1. Donald Standish SOPPITT, telegraphist, HMS Hunter, Royal Navy, age 19, died 23 Nov. 1944. Son of George and Minnie SOPPITT, of Matlock.

Names, Geographical

If we consider the Whitworth Institute, on the corner of the A6 and Station Road as the centre of the ancient parish of Darley, it would have included the settlements of Wensley and Snitterton to the south-west, Little Rowsley, Tinkersley, Northwood, Darley Hillside and Two Dales to the north, and Farley and Upper Hackney to the south-east. Wensley and Snitterton became a separate parish in 1840, becoming known as South Darley, whilst the remainder of the old parish retained its name as Darley for some years after that, though it was also recorded in some sources as 'North Darley'. The River Derwent marks the boundary between the two. The railroads often listed parish names with unique suffixes or prefixes on their time-tables, so that passengers could be more certain of where they were arriving. There are many places in England with the same names. These additiions often "stuck".

The emergence of the name “Darley Dale” in preference could be a consequence of the coming of the railway, and the renaming of the station at Darley to “Darley Dale” in 1890. Such an attraction as a 'Dale' would have captured the imagination of the Victorians, suggesting they could expect to enjoy some romantic scenery along the valley of the River Derwent, which the railway line follows north towards Bakewell.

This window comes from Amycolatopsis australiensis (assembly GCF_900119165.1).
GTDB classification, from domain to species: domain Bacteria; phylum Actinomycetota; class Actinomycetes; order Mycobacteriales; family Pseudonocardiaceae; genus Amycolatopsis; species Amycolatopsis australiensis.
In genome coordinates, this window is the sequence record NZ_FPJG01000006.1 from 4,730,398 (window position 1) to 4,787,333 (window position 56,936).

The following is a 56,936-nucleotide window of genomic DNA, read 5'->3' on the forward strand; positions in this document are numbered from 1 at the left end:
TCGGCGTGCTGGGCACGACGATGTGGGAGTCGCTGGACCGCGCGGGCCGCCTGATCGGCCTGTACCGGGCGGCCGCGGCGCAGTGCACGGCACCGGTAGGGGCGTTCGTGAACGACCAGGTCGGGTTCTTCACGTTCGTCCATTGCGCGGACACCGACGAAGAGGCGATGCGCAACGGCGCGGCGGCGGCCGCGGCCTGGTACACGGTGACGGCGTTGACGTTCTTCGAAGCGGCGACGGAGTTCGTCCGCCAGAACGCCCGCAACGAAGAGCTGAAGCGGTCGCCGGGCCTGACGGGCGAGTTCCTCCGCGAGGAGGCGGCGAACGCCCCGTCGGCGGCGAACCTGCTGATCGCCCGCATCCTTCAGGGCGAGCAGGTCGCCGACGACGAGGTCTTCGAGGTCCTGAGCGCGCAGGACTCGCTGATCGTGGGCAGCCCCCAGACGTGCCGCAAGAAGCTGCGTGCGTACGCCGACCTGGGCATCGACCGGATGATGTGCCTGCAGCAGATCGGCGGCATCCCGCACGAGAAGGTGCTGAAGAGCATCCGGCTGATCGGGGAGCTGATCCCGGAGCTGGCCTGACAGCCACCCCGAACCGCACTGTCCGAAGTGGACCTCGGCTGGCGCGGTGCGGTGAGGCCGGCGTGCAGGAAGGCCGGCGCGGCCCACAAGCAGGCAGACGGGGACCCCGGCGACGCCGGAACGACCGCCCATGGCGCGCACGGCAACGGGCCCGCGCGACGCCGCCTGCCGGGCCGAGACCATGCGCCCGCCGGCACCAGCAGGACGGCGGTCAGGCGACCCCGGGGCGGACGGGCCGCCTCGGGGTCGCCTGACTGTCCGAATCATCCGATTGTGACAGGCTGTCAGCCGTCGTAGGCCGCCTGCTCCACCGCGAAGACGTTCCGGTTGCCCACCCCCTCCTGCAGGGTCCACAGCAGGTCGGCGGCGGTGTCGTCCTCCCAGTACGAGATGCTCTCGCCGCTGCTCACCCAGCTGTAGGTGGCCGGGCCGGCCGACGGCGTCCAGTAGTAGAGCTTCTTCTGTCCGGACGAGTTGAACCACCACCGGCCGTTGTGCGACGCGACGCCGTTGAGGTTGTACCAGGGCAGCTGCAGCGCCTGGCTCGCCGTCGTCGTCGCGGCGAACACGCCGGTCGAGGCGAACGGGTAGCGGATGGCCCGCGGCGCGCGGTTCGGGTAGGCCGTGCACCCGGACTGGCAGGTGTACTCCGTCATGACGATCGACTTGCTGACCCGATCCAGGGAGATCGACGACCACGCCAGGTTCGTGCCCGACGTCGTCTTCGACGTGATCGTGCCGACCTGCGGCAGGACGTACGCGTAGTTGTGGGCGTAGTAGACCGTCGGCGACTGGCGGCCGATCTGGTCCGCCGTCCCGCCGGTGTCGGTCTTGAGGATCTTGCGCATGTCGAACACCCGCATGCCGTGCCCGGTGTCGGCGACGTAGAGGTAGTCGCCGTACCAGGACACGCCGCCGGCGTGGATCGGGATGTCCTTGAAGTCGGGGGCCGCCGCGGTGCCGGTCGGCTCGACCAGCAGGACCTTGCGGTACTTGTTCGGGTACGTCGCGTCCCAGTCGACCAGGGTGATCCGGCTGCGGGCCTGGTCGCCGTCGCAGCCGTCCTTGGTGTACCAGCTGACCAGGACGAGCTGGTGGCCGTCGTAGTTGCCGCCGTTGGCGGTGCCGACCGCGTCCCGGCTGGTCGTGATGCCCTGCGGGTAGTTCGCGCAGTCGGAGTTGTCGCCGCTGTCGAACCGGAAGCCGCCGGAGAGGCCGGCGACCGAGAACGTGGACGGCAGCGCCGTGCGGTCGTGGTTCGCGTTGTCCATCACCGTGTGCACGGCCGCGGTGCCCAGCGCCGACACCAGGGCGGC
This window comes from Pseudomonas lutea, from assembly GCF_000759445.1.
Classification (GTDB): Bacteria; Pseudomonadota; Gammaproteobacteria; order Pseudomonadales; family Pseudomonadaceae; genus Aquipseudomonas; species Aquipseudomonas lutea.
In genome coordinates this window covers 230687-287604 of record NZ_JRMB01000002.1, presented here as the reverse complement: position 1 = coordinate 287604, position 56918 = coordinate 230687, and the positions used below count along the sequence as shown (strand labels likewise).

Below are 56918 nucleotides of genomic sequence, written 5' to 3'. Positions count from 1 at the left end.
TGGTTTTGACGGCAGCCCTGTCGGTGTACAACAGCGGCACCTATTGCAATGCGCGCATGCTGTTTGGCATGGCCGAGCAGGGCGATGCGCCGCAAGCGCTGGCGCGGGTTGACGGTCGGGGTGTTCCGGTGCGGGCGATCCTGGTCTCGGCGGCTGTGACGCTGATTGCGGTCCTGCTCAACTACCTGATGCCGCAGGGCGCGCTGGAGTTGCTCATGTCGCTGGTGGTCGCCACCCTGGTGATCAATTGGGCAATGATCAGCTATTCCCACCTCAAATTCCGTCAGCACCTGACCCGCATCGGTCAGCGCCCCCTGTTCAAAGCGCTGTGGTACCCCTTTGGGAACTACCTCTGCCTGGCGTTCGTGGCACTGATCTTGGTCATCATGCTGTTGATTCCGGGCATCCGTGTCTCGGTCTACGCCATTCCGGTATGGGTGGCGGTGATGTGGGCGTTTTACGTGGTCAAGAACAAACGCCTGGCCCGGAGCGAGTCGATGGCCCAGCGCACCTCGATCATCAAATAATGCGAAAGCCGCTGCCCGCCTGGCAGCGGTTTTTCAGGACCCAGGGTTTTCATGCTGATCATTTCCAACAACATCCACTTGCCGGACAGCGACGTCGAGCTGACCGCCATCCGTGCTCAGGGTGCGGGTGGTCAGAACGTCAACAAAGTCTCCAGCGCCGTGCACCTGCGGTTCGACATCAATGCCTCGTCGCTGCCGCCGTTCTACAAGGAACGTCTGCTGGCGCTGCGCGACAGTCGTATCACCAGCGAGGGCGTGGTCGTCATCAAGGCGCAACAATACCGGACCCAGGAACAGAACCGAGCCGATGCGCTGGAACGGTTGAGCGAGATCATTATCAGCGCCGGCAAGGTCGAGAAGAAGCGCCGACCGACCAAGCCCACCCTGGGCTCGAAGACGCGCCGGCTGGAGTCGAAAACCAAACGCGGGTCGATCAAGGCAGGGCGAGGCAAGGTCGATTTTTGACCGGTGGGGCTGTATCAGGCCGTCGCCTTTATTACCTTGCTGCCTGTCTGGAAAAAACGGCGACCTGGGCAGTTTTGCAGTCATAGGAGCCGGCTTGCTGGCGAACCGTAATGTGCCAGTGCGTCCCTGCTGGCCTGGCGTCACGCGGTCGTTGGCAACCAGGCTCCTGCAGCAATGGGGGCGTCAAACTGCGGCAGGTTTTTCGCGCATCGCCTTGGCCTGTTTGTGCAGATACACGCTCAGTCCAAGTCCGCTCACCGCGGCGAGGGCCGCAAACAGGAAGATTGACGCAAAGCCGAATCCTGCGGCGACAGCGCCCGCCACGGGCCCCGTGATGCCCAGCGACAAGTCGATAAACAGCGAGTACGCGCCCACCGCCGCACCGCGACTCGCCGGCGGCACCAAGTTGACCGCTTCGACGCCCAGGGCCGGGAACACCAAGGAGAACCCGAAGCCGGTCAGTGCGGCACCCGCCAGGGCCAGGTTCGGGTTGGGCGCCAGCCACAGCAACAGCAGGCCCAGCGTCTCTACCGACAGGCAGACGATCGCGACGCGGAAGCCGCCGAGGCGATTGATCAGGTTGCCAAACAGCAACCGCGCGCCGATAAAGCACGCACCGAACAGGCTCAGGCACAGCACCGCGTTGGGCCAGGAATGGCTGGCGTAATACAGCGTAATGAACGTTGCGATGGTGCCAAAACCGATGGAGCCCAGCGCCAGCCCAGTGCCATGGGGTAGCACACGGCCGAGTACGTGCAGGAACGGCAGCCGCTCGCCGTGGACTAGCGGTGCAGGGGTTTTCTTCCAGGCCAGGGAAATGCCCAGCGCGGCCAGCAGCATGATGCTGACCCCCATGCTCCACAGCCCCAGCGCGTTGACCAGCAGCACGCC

Alternatively, it might have been deemed expedient with the coming of the postal service, to distinguish it from the parish of Darley Abbey in the south of the county, though it is not known when this 'shift' actually occurred. If the difference in Kelly's Directory of 1895 and 1912 can account for it, it would appear to have been some time between 1895, and 1912, as 'Darley Dale' was not mentioned in 1895.

Coincidentally - or otherwise the Whitworth Institute was opened the same year as the station was renamed - in 1890, 3 years after Sir Joseph Whitworth's death.

The settlement of 'Two Dales' is usually found in old documents referred to as 'Toad Hole'. It is not known when this changed, nor why, though I think most of us can have a good guess!

Politics and Government

  • This place was both an ancient parish and an ancient Township in Derby county and it became a modern Civil Parish when those were established.

  • This parish was partly in the ancient Wirksworth Hundred (or Wapentake).

Poor Houses, Poor Law etc.

  • Bastardy cases would be heard at the Wirksworth petty session hearings.

  • As a result of the Poorlaw Amendment Act reforms of 1834, this parish became a member of the Bakewell Poorlaw Union.